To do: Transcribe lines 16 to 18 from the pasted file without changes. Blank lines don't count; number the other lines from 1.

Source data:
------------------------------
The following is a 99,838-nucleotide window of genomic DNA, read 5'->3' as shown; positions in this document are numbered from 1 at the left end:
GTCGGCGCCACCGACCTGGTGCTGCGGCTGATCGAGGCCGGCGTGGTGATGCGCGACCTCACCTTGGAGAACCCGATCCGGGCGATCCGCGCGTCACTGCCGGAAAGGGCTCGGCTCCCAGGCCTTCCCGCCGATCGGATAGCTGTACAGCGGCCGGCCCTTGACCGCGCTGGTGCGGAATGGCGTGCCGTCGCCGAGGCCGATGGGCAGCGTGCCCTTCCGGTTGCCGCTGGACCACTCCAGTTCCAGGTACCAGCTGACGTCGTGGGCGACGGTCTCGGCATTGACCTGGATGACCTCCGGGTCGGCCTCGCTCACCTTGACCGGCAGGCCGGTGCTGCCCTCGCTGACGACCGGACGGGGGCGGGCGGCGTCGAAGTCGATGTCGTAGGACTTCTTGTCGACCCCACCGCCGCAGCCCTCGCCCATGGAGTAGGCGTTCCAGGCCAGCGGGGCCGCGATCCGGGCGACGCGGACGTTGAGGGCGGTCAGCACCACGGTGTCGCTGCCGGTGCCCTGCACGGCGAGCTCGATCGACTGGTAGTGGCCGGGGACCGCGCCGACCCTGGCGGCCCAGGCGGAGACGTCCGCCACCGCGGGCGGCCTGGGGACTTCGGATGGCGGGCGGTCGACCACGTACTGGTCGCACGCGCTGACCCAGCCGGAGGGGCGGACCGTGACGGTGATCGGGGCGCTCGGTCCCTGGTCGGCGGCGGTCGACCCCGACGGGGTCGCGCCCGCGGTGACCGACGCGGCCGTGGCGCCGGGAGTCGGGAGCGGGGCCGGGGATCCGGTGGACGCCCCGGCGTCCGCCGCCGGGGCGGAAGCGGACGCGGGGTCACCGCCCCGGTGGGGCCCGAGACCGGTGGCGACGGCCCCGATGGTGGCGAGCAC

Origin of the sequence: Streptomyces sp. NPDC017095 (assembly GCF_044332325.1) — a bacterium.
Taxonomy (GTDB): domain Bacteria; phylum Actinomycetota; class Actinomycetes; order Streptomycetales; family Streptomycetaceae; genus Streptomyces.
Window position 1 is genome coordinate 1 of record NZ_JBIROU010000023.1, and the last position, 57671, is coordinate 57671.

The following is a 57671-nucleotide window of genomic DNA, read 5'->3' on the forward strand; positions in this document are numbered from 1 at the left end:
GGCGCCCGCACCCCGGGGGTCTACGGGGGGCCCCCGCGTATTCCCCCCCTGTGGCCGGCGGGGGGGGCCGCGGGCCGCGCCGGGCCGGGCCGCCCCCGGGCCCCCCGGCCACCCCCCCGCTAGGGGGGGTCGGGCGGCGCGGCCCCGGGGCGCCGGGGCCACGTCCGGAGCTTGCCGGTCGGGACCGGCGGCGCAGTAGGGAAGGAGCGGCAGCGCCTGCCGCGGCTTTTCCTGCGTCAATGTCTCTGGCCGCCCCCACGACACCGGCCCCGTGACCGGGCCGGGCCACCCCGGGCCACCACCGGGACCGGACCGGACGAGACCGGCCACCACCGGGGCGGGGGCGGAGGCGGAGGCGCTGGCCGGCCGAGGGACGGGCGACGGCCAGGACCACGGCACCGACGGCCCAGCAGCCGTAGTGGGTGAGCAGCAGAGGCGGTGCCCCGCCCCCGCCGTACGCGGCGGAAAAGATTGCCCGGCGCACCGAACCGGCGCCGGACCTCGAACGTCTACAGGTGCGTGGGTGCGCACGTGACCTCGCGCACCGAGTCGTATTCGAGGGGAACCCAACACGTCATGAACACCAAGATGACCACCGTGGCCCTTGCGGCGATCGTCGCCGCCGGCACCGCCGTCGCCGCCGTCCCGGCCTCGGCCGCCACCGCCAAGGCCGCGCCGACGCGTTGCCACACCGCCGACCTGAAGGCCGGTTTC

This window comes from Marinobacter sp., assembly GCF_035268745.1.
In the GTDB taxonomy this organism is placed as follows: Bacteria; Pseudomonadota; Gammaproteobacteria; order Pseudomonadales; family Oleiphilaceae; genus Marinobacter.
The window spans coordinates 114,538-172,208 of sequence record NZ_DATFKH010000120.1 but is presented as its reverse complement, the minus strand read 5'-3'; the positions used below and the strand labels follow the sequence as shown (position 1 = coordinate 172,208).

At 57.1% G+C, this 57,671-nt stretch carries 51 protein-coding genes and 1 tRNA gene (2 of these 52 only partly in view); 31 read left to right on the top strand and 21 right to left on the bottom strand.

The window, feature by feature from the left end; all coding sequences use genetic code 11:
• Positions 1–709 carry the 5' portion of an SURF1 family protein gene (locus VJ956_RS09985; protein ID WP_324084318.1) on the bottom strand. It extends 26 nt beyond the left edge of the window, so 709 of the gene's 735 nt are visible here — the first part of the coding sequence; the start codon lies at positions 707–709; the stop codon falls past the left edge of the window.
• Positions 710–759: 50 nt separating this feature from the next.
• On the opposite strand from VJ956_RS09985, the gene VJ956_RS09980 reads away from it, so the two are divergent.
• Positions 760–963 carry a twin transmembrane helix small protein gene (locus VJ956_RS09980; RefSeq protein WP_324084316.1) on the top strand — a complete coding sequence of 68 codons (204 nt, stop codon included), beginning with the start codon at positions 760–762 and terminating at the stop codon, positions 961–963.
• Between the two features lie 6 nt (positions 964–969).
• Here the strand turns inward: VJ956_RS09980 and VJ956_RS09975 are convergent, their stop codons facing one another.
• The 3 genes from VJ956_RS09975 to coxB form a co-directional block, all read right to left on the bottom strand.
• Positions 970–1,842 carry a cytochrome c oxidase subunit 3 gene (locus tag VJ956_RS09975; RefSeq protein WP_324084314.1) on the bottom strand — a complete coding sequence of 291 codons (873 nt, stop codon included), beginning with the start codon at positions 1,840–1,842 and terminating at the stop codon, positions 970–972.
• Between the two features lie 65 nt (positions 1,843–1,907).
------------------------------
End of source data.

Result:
• Positions 760–963 carry a twin transmembrane helix small protein gene (locus VJ956_RS09980; RefSeq protein WP_324084316.1) on the top strand — a complete coding sequence of 68 codons (204 nt, stop codon included), beginning with the start codon at positions 760–762 and terminating at the stop codon, positions 961–963.
• Between the two features lie 6 nt (positions 964–969).
• Here the strand turns inward: VJ956_RS09980 and VJ956_RS09975 are convergent, their stop codons facing one another.